The Newseum building in Washington, D.C. (Kris Connor/Getty Images)

JERUSALEM -- At dusk on Saturday, the Washington, D.C.-based Newseum will project, on the 74-foot wall outside its building that bears the text of the First Amendment, the names and photos of brave journalists killed over the past year while covering news.

The tribute to the 84 journalists who lost their lives in 2012 (plus a handful from 2011) includes a special ceremony on Monday, in which the Newseum will add their names to a permanent memorial in the museum. But the museum found itself under fire this week for including two journalists with al-Aqsa TV, which is run by Hamas, an officially designated terrorist group that runs the Palestinian territory of Gaza.

The names of Hussam Salama and Mahmoud Al-Kumi, killed in an Israeli airstrike on Gaza last November, sparked immediate controversy when the Newseum published its official list of honorees.

Cliff May, president of the Foundation for the Defense of Democracies, which holds its annual policy summit at the museum, was quoted by BuzzFeed as saying on Thursday, “I’ll be putting in a call to the CEO of the Newseum first thing tomorrow morning. ... I’m hoping he’ll tell me there’s been a misunderstanding -- or a re-thinking once it became clear that these ‘journalists’ were members of designated terrorist organizations.”

On Twitter, the Newseum came under further attack for including the two men, with many arguing that a Hamas-run outlet could not be considered a legitimate news organization:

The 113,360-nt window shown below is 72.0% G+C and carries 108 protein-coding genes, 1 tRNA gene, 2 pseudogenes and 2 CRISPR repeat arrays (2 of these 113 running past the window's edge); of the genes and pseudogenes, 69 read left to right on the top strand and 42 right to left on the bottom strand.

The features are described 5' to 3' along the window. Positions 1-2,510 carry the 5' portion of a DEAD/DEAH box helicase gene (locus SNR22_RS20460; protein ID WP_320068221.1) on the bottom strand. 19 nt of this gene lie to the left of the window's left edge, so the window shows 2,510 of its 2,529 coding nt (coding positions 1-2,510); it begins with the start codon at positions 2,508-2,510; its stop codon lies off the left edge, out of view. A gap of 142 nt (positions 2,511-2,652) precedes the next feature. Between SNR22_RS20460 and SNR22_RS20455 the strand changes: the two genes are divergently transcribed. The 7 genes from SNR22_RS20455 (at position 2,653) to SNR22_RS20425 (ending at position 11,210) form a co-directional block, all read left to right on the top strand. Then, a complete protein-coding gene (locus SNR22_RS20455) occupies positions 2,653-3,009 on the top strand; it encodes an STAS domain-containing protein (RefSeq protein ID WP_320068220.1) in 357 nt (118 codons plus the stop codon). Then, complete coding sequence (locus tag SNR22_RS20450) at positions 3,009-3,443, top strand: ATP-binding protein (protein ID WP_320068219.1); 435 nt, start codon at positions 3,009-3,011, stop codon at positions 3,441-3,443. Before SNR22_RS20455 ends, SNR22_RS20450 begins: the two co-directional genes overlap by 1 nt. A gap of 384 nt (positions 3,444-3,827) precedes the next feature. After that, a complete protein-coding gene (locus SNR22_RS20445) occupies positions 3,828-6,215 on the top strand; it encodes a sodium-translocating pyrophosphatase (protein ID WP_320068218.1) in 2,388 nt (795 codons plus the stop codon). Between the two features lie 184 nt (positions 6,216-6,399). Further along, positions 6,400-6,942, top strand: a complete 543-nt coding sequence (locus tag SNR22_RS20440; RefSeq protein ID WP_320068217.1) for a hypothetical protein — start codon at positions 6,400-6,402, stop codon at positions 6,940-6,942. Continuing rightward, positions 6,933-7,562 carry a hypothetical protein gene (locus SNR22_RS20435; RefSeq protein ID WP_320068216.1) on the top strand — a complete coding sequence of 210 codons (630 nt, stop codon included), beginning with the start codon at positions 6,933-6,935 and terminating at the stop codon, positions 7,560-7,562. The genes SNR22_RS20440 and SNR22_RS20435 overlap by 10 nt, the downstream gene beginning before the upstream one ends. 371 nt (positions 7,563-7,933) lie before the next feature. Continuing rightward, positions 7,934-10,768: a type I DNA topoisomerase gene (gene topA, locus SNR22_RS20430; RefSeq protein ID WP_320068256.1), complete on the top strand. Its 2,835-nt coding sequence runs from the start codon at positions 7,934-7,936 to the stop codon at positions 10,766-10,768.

Some pointed out that Hamas, and al-Aqsa itself, are considered by the U.S. government to be terrorist entities:

A January post on the Israel Defense Forces blog, titled "Hamas Terrorism 101," was mentioned frequently by critics. The article includes a list of several inflammatory clips from al-Aqsa.

Despite the criticism and the pressure to remove Salama and Al-Kumi from the list, which also includes the New York Times’ Anthony Shadid and the Sunday Times’ Marie Colvin, both of whom died while covering the Syrian civil war, the Newseum issued a statement Friday, Buzzfeed reported, saying that it is sticking to its initial decision:

The Newseum Journalists Memorial recognizes 2,246 journalists who died or were killed while reporting the news. To be listed on the memorial, an individual must have been a contributor of news, commentary or photography to a news outlet; an editor or news executive; a producer, camera operator, sound engineer or other member of a broadcast crew; or a documentary filmmaker.

Hussam Salama and Mahmoud Al-Kumi were cameramen in a car clearly marked “TV.” The Committee to Protect Journalists, Reporters Without Borders and The World Association of Newspapers and News Publishers all consider these men journalists killed in the line duty.

The Journalists Memorial selection committee conducts case-by-case reviews using the above criteria.

Also included in the memorial this year are 82 other journalists who died in 2012 and six additional journalists who died in previous years. For a complete list of journalists on the memorial, visit the online Newseum Journalists Memorial database.